Digital Health Strategy: From Novelty to Necessity
March, 29, 2013
Is your digital health gadget a novelty?
I’m guilty. The devices I carry with me are more an intellectual curiosity than a tool driven by my desire for health or wellness. And there lies a key insight into this marketplace. The attention around steps traveled or even the visualization of anatomy has captured our imaginations, but has often stopped there. Yes, it’s cool. But is it clinical?
I find most of the robust use of trackers and alike in this category is in the group that needs them least! It’s the mean and lean athletic types who are advancing their physiology to a higher level of perfection. How can we entice the “guy like me” to be more engaged? We can learn a lot from the pharma and healthcare industries. There’s a key driver that can be a powerful tool to moving from novelty to clinical necessity–THE DOCTOR.
“My doctor recommended it”
There are few words that are more powerful in driving consumer/patient engagement then the authoritative words of your trusted physician. And along those lines, there are some core strategies that digital health must embrace. These core drivers my live along side of the traditional consumer activities that have taken hold in the marketplace. With the exception of a few players, the patient.consumer is the primary “pull” that drives sales in today’s digital market. However, the “push” from the physician (and other healthcare providers) is an essential element for success of the digial health movement. But advocacy is often the last step in the adoption curve. So, there’s a lot of work to be done. It’s a process and follows a logical flow.
A difficult but critical path to physician advocacy
My concern is that digital health may be “jumping” to advocacy without some traditional building blocks. And that’s a strategy that can be a real pit-fall, resulting in advocacy that is transient and, at best, and not supported by the traditional learning that is ingrained in medical school and defines clinical practice.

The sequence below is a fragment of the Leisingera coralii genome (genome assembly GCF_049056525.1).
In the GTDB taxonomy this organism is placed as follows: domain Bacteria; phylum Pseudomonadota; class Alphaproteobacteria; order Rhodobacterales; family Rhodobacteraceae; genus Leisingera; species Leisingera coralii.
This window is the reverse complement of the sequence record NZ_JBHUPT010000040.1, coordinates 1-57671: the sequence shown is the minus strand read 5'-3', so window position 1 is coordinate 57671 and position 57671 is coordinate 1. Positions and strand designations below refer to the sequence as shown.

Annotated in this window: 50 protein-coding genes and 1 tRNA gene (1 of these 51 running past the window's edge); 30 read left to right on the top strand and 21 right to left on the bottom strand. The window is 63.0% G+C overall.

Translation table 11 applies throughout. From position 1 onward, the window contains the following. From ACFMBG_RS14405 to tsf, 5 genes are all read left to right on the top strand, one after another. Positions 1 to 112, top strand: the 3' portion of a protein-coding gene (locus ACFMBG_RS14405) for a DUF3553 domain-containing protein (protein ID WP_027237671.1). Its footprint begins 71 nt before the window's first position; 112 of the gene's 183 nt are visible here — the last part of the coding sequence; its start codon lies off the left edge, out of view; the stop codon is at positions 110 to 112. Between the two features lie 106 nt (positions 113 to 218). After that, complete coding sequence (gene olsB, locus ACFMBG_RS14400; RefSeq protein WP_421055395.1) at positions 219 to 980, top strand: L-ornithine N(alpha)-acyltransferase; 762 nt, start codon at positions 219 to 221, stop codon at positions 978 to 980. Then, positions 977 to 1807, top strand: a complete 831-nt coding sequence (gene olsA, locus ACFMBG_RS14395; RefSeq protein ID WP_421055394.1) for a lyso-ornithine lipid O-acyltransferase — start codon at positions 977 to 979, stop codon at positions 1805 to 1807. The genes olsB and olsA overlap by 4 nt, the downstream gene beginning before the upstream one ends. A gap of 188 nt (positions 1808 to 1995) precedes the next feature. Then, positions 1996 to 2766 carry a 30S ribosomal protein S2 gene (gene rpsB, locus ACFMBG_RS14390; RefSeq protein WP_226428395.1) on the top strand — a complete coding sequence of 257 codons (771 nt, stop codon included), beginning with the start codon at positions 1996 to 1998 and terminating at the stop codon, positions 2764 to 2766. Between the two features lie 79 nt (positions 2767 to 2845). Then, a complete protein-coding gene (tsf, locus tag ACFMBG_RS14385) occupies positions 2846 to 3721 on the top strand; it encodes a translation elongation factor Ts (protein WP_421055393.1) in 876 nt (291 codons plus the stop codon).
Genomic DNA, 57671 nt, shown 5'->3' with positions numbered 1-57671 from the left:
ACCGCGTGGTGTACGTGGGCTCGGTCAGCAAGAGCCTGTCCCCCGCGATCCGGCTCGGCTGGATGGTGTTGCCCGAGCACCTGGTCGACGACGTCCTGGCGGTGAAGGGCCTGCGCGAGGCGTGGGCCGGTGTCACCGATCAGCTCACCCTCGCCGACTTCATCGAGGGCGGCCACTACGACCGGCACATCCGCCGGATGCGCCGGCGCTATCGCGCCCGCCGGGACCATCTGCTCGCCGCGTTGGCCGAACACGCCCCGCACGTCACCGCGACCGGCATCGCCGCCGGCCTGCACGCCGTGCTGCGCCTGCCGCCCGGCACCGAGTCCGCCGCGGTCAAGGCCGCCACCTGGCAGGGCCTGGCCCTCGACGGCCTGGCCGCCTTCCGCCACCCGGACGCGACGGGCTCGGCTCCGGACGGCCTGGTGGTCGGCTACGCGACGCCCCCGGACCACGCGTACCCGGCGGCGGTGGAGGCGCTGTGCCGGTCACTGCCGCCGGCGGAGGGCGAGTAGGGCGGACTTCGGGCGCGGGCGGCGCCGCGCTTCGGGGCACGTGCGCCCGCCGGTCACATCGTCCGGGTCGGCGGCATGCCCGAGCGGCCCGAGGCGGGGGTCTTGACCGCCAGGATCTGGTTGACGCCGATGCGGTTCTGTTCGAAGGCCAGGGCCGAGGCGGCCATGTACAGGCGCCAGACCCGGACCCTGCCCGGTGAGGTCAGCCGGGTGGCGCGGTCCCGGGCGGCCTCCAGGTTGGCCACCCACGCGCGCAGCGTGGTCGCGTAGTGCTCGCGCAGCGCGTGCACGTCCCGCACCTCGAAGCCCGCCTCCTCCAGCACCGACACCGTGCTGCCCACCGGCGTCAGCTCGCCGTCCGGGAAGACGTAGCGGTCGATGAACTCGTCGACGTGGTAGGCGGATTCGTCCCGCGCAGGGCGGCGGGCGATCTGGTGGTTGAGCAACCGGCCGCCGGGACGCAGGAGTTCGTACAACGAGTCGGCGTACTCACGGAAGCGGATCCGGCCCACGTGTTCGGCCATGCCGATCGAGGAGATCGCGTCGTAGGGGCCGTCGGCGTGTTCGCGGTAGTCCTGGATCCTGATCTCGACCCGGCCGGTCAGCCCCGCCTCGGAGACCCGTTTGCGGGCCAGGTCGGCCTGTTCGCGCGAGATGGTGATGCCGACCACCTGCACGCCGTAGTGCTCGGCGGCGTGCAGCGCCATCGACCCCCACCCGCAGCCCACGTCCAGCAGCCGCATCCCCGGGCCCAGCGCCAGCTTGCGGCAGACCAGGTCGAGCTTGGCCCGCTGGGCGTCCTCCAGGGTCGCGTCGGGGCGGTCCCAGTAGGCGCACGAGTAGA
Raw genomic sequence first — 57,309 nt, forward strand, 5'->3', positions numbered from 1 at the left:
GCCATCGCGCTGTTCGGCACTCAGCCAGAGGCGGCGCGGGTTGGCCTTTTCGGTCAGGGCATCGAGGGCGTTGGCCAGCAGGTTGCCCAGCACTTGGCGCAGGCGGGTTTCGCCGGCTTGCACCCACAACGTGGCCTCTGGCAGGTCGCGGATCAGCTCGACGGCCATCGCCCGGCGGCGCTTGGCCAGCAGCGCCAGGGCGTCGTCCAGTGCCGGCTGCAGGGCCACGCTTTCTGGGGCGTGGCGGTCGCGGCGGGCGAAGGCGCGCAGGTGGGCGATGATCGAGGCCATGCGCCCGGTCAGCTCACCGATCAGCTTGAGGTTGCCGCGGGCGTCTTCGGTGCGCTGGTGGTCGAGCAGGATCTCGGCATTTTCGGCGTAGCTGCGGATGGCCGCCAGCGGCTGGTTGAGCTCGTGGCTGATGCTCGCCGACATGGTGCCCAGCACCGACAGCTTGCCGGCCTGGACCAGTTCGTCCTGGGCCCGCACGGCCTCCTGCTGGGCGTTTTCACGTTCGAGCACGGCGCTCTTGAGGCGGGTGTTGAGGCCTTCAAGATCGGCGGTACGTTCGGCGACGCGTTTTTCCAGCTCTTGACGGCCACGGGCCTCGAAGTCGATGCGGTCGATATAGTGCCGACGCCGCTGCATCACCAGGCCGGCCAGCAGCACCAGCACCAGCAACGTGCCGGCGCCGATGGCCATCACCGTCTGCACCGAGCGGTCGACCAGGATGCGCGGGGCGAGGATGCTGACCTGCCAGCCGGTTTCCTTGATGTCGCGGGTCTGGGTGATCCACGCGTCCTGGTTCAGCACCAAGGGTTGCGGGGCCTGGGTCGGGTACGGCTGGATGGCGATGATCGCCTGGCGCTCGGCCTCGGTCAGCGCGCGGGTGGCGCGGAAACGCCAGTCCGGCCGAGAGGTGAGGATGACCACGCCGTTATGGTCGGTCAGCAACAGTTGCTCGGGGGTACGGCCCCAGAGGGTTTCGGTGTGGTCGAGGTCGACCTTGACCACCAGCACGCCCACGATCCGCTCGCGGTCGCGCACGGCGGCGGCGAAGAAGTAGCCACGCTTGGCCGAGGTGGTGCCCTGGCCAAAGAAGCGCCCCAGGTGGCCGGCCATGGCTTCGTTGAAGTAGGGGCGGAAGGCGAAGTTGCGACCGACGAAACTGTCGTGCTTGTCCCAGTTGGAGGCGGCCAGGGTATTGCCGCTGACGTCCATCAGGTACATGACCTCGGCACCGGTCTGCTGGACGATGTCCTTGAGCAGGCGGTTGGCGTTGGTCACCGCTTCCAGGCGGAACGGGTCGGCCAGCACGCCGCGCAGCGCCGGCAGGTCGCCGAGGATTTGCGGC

- Awareness. Simply put, most rank and file physicians are unaware of digital health. They too, often see it as a novelty. Anecdotal exposure to one of my devices had been met with more of a sense of interest than a desire for a practical clinical application.
- Trial. The jump from awareness to trial can be tricky. But “hands on” participation in digital health is very important. In fact, personal physician use of a device may be a key tactic in gaining strong traction.
- Validation. Physicians like data. They seek the “p value” of statistical significance or at least some aspect of validation. And here’s where peer reviewed publications and peer to peer communication can play a big role. While digital health might not have a “pharma-style” clinical trial, the use “clinical data” is central to physician selling. Further, the role of regulatory agencies can be significant in establishing an “approved” mind-set to support clinical data.
- Support. Everyone know that value of a pharmaceutical sales representative. For better or worst, they have a direct impact on sales. Today’s digital world can offer up a similar engagement strategy. And while it might not be a direct personal contact, the connection with the physician must be made–and made in clinically relevant way. Directing a physician to a “consumer” web site will fail to present the brand in the content that will best sell-in the role of digital health.
- Advocacy. Finally, you can arrive at the level of brand support that can powerfully impact adoption and sales. But the reality is that advocacy is fragile and is supported by trial, validation and support. So, there process goes on and on..
Adding substance to craft a more compelling story
Digital health is certainly in the news. From here at Forbes to The Colbert Report, it’s seeking its place in the health and minds of consumers. But its lasting significance may rest with the healthcare provider who can be the primary and most effective advocate of this technology.